PDA

View Full Version : Donal Rumsfeld gets owned by MSNBC's Keith Olbermann



Nickdfresh
08-31-2006, 11:47 PM
Rumsfeld calls critics to his frighteningly incompetent prosecution of "The War on Terror" "appeasers" and fascist sympathizers. :rolleyes:

Aug. 29, 2006, 3:47PM
Rumsfeld lashes out at Bush's critics


By ROBERT BURNS AP Military Writer
2006 The Associated Press

SALT LAKE CITY Defense Secretary Donald H. Rumsfeld said Tuesday the world faces "a new type of fascism" and likened critics of the U.S. war strategy to those who tried to appease the Nazis.

In unusually explicit terms, Rumsfeld portrayed the Bush administration's critics as suffering from "moral or intellectual confusion" about what threatens the nation's security. His remarks amounted to one of his most pointed defenses of President Bush' war policies and was among his toughest attacks on the president's critics.

Speaking to several thousand veterans at the American Legion's national convention, Rumsfeld recited what he called the lessons of history, including the failure to confront Hitler in the 1930s. He quoted Winston Churchill as observing that trying to accommodate Hitler was "a bit like feeding a crocodile, hoping it would eat you last."

"I recount this history because once again we face similar challenges in efforts to confront the rising threat of a new type of fascism," he said.

"Can we truly afford to believe that somehow, some way, vicious extremists can be appeased?" he asked.

"Can we truly afford to return to the destructive view that America _ not the enemy _ is the real source of the world's troubles?"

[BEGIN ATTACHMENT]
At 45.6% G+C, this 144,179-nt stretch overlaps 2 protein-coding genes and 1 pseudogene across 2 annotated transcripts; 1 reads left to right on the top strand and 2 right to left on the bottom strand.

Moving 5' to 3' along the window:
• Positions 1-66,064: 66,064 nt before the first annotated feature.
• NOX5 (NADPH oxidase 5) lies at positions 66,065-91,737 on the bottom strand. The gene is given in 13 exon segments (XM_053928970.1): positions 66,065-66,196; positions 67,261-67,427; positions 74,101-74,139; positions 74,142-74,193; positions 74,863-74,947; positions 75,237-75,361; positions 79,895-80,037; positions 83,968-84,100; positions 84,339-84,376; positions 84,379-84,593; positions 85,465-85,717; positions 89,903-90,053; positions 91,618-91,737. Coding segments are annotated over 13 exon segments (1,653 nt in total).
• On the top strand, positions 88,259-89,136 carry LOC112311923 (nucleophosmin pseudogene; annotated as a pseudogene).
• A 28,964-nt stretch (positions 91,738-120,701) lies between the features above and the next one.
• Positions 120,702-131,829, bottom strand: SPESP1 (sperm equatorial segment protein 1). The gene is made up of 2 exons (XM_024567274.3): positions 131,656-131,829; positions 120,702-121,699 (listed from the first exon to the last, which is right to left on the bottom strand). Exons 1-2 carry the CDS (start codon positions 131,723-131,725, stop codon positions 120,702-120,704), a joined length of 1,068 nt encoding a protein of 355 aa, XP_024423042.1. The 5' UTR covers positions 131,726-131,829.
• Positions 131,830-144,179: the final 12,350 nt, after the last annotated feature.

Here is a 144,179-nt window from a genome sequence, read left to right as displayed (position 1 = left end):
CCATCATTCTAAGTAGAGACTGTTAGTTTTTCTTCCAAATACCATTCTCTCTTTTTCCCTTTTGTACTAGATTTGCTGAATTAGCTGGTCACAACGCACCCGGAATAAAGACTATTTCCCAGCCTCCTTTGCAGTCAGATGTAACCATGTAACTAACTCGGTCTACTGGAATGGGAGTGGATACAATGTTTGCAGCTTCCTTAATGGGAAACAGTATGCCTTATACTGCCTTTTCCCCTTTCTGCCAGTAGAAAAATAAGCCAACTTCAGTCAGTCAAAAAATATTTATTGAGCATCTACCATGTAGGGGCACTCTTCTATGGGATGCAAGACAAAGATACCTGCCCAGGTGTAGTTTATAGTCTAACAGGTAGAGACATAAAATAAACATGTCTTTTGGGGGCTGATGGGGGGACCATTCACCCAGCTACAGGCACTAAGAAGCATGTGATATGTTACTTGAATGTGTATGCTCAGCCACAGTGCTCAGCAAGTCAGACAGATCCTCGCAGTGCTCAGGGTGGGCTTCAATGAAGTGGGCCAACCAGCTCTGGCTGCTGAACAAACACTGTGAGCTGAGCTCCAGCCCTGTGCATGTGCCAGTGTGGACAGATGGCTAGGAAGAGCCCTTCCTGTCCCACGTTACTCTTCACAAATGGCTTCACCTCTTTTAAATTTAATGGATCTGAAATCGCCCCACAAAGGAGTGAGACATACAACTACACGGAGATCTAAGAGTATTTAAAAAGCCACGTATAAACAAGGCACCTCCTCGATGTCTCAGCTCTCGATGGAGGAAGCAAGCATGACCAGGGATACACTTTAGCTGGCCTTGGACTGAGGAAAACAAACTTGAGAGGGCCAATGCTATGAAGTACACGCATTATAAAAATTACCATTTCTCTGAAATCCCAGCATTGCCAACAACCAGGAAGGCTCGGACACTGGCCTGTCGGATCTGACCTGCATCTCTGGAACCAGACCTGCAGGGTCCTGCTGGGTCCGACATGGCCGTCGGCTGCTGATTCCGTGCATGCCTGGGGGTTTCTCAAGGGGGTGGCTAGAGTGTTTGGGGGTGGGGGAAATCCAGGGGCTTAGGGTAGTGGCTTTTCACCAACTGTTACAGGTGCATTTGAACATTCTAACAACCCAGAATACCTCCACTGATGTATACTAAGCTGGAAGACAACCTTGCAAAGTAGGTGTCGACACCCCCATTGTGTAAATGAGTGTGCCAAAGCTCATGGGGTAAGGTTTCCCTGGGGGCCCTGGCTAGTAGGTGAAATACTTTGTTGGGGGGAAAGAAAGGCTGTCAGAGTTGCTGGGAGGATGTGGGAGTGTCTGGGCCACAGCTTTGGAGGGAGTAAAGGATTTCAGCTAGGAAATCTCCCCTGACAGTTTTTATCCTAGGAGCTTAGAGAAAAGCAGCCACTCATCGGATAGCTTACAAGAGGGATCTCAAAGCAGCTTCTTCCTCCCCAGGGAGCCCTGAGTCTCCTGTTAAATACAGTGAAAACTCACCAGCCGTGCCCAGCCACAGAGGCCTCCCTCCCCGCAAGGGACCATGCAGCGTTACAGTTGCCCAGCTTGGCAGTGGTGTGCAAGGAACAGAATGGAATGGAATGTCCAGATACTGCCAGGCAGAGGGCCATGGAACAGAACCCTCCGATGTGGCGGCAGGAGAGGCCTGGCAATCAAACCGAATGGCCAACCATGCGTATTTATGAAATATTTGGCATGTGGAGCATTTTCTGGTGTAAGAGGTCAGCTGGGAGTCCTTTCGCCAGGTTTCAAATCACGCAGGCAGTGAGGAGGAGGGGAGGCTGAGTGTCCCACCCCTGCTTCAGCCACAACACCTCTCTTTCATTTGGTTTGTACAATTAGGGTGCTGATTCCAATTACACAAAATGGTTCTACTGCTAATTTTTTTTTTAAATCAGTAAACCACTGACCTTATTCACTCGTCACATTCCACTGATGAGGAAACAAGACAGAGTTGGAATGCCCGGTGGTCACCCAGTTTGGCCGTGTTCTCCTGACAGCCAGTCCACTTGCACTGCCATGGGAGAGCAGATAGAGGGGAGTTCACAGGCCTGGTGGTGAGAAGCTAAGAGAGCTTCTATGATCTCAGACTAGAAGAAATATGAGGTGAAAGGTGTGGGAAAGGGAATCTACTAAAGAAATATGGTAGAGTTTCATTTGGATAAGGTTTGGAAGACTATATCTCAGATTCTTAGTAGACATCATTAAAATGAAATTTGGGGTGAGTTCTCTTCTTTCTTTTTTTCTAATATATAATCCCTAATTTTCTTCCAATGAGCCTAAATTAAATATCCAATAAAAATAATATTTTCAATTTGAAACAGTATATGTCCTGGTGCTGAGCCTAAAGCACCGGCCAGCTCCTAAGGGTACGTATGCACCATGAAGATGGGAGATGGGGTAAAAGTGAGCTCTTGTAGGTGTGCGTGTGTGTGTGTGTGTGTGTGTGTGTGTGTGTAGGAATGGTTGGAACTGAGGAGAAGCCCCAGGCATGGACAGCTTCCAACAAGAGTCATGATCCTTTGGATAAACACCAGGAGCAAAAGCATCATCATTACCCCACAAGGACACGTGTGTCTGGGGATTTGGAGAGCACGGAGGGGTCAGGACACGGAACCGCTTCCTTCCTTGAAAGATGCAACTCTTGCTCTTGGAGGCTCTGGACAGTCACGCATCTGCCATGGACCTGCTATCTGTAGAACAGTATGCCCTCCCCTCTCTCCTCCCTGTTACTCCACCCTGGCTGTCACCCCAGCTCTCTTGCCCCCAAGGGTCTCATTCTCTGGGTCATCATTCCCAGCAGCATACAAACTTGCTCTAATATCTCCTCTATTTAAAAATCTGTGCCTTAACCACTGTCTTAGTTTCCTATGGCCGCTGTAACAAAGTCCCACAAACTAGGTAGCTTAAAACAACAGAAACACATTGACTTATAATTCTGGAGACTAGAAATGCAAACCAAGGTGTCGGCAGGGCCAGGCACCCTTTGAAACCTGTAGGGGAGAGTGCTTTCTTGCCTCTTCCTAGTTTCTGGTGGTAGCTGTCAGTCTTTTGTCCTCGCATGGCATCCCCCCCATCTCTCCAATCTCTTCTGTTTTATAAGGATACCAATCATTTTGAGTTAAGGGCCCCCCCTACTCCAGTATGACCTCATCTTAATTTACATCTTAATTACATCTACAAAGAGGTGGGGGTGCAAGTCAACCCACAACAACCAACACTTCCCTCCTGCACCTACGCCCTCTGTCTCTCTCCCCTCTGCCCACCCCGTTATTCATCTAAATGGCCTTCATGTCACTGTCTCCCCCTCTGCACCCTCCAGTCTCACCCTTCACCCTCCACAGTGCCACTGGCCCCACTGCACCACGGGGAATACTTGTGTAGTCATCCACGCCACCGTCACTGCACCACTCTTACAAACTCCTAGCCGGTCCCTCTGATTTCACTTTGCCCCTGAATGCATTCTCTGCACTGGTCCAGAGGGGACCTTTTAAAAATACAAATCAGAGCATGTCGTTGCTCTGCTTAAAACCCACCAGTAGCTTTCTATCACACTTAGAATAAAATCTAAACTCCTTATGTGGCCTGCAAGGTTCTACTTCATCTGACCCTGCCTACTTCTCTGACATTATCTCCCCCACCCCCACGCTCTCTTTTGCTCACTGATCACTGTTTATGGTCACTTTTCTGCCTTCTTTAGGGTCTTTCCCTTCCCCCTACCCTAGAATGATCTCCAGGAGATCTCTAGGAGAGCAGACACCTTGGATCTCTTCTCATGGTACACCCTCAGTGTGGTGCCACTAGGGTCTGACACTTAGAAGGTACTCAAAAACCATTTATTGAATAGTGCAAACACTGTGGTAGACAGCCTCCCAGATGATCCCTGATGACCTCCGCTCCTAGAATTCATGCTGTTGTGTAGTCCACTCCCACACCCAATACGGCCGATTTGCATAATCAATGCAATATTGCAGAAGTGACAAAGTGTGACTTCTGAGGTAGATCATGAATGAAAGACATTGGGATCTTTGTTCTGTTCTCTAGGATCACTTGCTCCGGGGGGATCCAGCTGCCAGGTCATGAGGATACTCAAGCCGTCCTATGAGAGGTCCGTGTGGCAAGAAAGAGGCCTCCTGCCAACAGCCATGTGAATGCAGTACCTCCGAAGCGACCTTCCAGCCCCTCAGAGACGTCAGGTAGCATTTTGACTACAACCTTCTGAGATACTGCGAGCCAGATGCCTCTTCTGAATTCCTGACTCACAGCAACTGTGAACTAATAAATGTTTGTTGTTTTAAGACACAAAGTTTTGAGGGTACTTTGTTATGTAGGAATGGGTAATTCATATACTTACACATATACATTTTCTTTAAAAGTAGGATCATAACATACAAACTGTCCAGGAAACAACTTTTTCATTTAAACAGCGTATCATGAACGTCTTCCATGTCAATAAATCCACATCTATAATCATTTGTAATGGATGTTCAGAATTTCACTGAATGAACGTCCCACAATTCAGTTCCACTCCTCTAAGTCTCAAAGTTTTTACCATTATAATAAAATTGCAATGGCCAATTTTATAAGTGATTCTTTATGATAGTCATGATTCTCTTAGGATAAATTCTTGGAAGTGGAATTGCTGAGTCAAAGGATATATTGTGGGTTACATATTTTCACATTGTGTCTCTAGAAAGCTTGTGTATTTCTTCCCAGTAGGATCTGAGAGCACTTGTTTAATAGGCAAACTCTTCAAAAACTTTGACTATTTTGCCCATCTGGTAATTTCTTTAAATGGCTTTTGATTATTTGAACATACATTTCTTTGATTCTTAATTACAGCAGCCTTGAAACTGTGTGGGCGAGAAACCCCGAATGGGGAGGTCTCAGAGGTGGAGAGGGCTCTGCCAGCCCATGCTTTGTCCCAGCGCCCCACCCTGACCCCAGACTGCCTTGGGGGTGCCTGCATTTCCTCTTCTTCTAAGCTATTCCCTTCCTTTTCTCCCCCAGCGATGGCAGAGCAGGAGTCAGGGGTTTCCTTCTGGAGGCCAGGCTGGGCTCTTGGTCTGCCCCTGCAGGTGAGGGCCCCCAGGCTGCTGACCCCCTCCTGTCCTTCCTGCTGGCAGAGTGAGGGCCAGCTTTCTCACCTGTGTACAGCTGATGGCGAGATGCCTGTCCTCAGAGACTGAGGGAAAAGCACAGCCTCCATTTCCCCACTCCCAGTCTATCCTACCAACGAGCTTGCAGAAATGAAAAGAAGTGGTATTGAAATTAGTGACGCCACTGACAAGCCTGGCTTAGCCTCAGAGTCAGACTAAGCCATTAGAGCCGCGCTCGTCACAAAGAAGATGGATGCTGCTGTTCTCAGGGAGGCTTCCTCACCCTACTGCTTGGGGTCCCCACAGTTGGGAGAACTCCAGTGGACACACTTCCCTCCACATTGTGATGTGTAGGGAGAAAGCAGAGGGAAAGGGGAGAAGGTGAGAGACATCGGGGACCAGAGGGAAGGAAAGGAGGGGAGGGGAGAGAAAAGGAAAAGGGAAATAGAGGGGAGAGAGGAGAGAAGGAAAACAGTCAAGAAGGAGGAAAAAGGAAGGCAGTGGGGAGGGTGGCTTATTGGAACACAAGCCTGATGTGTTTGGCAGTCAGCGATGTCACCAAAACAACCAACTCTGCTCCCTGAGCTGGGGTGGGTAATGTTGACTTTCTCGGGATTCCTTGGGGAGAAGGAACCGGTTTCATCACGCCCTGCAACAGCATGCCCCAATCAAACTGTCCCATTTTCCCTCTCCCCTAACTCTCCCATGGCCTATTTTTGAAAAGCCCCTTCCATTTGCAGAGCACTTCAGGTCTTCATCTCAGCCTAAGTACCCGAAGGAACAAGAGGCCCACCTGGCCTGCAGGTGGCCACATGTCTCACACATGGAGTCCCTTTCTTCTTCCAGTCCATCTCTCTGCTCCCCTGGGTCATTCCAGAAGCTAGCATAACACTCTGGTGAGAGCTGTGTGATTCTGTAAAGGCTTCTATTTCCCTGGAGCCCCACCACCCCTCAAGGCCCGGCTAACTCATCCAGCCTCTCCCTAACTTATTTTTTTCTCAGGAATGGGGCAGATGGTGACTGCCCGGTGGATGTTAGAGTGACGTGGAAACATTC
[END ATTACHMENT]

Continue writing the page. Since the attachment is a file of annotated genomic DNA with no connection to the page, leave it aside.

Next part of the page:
Rumsfeld spoke to the American Legion as part of a coordinated White House strategy, in advance of the fifth anniversary of the Sept. 11, 2001 terrorist attacks, to take the offensive against administration critics at a time of doubt about the future of Iraq and growing calls to withdraw U.S. troops.

Rumsfeld recalled a string of recent terrorist attacks, from 9/11 to deadly bombings in Bali, London and Madrid, and said it should be obvious to anyone that terrorists must be confronted, not appeased.

"But some seem not to have learned history's lessons," he said, adding that part of the problem is that the American news media have tended to emphasize the negative rather than the positive.

He said, for example, that more media attention was given to U.S. soldiers' abuse of Iraqi prisoners at Abu Ghraib than to the fact that Sgt. 1st Class Paul Ray Smith received the Medal of Honor.

He did acknowledge that the U.S. military has its own "bad actors _ the ones who dominate the headlines today _ who don't live up to the standards of the oath and of our country." But he added that they are a small percentage of the hundreds of thousands of troops who have served in Iraq and Afghanistan.

"Those who know the truth need to speak out against these kinds of myths and lies and distortions being told about our troops and about our country," he said.

Secretary of State Condoleezza Rice was addressing the American Legion convention later Tuesday, and Bush is scheduled to speak here later in the week. On Monday, Vice President **** Cheney and Rumsfeld made separate addresses to the national convention of the Veterans of Foreign Wars in Reno, Nev.

Rumsfeld made similar arguments in Reno about doubters of the administration's approach to fighting terrorism, saying too many in this country want to "blame America first" and ignore the enemy.

Rumsfeld's remarks ignited angry rebukes from Democrats.

"It's a political rant to cover up his incompetence," said Sen. Jack Reed, D-R.I., a former Army officer and member of the Senate Armed Services Committee.

Reed said he took particular exception to the implication that critics of Pentagon policies are unpatriotic, citing "scores of patriotic Americans of both parties who are highly critical of his handling of the Department of Defense."